One of the reasons cited as a challenge in 2015 is that the parade would be on a Saturday, since it has always been held on Halloween night. Based on past parades, this year's parade and post-parade festivities were estimated to draw more than 100,000 people. I'm not sure how that figure is calculated, and it seems a bit high to me, but the parade does draw additional pedestrian traffic to the Fremont East area. More than other events that happen east of the downtown canopy? I can't say.

This much I know, I attended the second annual parade in 2011. Back then the parade started south of Fremont Street, worked its way north, crossed Fremont and ended. There was some sort of disco dance party in a lot north of Fremont, but I didn't wander over to it.

There were hundreds of people gathered to participate in the parade that Monday evening. The parade doubled as a costume contest, featuring several categories. Parade participants weren't obligated to enter the contest in order to join the march north to Fremont. I was among those who made the trek, and I didn't enter the contest.

The parade featured a variety of vehicles with a Halloween theme, but overall it wasn't a massive parade. It had the chance to be a great spectacle, but the parade's execution was lacking.

That's because there was a judging stage with "celebrity" judges a block or two before Fremont, as well as bleacher seating for spectators. Participants in each category were judged at this point in the parade, and it created an uneven flow to the parade. For participants like me, who just wanted to make the stroll toward downtown while in costume for the hundreds gathered along the street, the judging station didn't play well. For those who wanted to see the parade participants in action at Fremont Street, it made for a rather unspectacular parade, as best I could tell.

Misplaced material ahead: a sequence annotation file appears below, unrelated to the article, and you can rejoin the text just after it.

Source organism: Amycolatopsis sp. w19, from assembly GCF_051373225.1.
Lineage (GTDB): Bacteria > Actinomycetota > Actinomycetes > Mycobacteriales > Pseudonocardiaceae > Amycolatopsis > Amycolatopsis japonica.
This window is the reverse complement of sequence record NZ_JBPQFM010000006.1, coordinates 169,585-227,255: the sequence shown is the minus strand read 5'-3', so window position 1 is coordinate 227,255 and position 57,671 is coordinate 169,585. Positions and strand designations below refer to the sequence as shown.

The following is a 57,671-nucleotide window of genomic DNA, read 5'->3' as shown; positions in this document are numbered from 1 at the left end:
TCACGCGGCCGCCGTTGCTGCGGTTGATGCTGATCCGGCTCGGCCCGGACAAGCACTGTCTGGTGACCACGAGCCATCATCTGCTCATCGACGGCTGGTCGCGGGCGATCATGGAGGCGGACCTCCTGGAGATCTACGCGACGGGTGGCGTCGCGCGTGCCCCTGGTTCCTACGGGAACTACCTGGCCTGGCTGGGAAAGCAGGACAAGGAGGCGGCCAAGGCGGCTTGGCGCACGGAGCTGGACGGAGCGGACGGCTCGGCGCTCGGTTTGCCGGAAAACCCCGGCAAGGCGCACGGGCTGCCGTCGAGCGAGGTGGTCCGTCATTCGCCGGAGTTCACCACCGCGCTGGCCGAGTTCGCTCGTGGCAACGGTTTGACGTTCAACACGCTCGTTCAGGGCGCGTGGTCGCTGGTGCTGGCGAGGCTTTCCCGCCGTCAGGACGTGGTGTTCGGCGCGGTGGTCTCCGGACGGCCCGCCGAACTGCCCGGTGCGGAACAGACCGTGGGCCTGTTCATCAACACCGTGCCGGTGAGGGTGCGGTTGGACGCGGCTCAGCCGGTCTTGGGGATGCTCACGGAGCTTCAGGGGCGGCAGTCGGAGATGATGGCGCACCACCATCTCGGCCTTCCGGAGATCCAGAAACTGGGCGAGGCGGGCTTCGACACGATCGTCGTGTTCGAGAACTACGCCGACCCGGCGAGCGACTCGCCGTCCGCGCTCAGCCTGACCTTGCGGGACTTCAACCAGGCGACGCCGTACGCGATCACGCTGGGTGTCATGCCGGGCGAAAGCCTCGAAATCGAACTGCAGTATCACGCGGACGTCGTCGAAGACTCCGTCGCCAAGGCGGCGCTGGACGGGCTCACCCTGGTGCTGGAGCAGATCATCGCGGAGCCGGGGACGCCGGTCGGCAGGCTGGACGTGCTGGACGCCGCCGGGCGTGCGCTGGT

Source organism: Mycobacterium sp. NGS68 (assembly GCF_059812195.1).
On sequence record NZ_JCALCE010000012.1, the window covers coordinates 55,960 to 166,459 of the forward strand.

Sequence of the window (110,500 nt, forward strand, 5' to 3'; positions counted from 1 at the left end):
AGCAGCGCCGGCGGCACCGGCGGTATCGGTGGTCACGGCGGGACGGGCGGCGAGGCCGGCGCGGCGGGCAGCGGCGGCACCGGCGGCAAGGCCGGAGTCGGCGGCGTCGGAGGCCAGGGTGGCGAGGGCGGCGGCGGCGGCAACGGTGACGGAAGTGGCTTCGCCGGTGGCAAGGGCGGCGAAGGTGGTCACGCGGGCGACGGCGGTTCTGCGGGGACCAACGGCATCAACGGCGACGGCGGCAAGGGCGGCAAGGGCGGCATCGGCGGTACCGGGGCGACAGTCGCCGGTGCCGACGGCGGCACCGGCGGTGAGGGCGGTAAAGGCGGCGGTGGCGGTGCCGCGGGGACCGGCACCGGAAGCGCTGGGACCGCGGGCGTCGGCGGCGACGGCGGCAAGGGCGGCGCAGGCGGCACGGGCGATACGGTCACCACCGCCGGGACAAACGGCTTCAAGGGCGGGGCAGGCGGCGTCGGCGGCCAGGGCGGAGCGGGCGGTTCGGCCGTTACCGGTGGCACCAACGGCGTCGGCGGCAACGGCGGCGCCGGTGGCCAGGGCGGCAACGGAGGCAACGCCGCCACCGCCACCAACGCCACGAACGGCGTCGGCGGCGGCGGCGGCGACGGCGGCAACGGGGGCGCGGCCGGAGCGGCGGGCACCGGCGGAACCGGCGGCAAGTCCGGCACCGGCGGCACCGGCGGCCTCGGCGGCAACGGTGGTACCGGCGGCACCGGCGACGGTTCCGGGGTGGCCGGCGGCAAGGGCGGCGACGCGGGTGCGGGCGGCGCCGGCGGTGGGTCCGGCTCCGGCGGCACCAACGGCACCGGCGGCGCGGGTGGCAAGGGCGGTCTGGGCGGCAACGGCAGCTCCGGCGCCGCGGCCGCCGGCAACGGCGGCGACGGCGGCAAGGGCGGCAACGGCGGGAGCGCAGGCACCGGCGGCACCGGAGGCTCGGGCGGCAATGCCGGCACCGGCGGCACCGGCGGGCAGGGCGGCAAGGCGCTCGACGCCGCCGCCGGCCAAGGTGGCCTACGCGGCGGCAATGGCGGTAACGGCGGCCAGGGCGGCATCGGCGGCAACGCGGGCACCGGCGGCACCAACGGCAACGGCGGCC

I returned to Vegas for Halloween in 2012 and 2013, but I didn't seek out the parade. Since my 2011 experience, the parade has changed its route, moving its starting point further east on Fremont and working its way back toward the canopy. At the conclusion of the parade a portion of Fremont Street is closed for a street party of sorts. I wandered through the area in 2013, and while it wasn't anything magical, it was a fun way to wander about with costumed characters spending their Halloween in Sin City.

Having a parade on Halloween night is a curious choice. It's not likely to draw families, as children are more likely to want to go trick-or-treating, I would imagine. Since it's a Sin City parade, and at night, it attracts a bit of an element that's not exactly family oriented, so perhaps it's a good thing that it's held on Halloween night and not the last Saturday afternoon of the month.

Since it's always on Halloween, it's on a night that will perpetually draw a larger-than-average crowd to popular gathering places, such as the Fremont Street corridors. I was a bit overwhelmed by my last Halloween under the canopy in 2013. That was a Thursday night, and navigating through the crowd was harder than I had ever experienced.

While I'm skeptical of how big the parade's draw is, and I'm not in a hurry to see or experience the parade again, I hope that the grassroots effort to build a downtown Halloween event will continue, despite this year's hiccup. I have long enjoyed the creativity and fun that the Halloween season brings, and even when Halloween is on a Saturday night here in Minnesota, you won't find any gathering here that rivals Halloween night in Vegas. The parade certainly added to that, and like most things I suspect it was getting better with age. I'll be in Vegas for Halloween 2016, I hope my theory will be proven correct.